You can find these in many places — Joanne likes Restora sweater tiles, most of which are sold commercially (15.95€ for 10, dormitory.ie), but she notes that cashmere brand Lucy Nagle offers one for €4.95.
Another popular type of epilator is a fabric shaver, such as the Minky epilator (14.99€, lenhans.ie), suggested by Zaria. “It allows you to remove fabric pills from all types of clothing, from overalls to blankets, easily and quickly,” she says.
Sportswear and delicates
According to personal stylist Tess Purcell, who works with Clare-based fitness clothing brand, you can also experience clumping of leggings, which requires more careful handling. . I-Spy.ie.
“If you’re using a comb on leggings, it really pulls the fabric out, so you need to be very, very gentle with them,” she says, suggesting the Pilo 1 fabric scraper ( 45 euros, SteameryStockholm.com). “It can be used on all fabrics thanks to its three-blade technology and it’s safe to use on delicate fabrics.”
The lint roller is a popular choice for removing hair and dirt from clothes, but Zaria prefers the Dosco clothes brush (6.99€, lenhans.ie). “The lint roller can leave glue stains, attracting more lint. She explains that clothes brushes are a great alternative because they clean more when it comes to removing debris from your fabric. “Quality clothes brushes made with natural bristles will not only help you last longer, but will also keep your clothes looking new without scratching them. You may want to invest in a clothing brush with different stiff bristles, as softer bristles are best for delicate materials and stiffer bristles are best for removing dry stains.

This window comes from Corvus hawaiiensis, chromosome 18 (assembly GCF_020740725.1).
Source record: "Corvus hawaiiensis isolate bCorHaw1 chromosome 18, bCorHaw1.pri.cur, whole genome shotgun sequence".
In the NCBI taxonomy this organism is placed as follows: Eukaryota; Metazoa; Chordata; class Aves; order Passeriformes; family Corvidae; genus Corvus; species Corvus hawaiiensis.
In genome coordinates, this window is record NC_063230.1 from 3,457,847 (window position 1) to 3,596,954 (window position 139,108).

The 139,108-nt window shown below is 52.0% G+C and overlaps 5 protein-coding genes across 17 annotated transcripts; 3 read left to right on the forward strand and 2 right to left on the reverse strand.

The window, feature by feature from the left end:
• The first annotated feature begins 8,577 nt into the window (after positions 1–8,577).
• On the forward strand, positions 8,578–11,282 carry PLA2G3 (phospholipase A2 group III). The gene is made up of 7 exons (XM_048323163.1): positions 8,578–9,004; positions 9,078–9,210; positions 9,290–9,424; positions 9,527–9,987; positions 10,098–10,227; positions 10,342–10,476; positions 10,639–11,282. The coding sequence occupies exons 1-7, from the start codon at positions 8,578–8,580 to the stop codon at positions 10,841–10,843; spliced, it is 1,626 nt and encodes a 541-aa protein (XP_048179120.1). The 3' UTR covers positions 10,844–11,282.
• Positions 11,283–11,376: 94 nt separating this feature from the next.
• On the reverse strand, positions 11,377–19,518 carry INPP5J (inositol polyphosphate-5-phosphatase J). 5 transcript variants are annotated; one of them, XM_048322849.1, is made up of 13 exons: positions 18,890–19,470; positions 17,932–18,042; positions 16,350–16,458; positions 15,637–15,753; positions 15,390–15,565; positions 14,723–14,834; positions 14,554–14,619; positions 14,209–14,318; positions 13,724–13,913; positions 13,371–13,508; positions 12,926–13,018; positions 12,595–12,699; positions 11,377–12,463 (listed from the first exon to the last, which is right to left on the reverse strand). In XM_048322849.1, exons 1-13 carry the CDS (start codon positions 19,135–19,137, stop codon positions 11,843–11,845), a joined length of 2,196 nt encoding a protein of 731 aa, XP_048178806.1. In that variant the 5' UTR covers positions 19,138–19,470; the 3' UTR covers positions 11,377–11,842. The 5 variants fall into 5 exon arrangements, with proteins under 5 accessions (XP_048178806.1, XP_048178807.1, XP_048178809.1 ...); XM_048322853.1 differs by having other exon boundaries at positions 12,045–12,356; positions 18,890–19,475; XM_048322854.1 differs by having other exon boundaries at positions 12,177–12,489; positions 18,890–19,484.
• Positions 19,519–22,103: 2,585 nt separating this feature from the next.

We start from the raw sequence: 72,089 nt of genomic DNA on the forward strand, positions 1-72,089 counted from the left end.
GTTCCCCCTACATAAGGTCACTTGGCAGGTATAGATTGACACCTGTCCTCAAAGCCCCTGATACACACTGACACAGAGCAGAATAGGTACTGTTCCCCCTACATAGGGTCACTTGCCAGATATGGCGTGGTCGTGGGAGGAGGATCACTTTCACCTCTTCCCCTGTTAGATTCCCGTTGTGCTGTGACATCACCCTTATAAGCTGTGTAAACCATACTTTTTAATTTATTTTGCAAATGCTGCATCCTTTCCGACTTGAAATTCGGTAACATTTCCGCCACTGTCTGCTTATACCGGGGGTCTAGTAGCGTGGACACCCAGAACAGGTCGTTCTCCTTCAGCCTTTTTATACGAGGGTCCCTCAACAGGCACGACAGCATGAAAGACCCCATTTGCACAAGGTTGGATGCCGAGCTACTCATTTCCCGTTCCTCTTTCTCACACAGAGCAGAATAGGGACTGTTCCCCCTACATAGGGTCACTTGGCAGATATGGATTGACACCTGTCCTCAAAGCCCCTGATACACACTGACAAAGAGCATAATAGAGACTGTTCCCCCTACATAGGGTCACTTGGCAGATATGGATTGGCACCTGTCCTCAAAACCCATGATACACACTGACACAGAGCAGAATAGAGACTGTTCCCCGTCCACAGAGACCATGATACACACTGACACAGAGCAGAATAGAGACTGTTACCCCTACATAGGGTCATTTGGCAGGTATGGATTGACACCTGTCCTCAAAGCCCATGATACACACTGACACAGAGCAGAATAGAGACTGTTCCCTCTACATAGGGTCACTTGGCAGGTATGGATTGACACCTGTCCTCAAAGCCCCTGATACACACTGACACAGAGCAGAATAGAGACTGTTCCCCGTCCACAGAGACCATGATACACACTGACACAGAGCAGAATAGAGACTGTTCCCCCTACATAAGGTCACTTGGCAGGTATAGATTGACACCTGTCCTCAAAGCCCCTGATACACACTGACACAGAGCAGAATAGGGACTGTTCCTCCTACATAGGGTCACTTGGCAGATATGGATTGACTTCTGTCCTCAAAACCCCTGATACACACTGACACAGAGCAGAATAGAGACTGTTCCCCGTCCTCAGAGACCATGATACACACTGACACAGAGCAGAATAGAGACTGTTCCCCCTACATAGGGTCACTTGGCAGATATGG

For delicate laundry, Zaria recommends the Guppyfriend laundry bag (€29.75, EcoStore.ie). “Mesh laundry bags are really helpful to prolong the life of your clothes, especially delicate fabrics like tights and small knitwear. It reduces lint and protects your clothes in the machine.”
https://www.independent.ie/style/fashion/fashion-fix/how-to-care-for-and-repair-your-clothes-these-handy-tools-that-experts-love-will-make-your-clothes-last-longer-and-save-you-money-42168634.html How to care for and repair your clothes: These handy tools the pros love will help your clothes last longer and save you money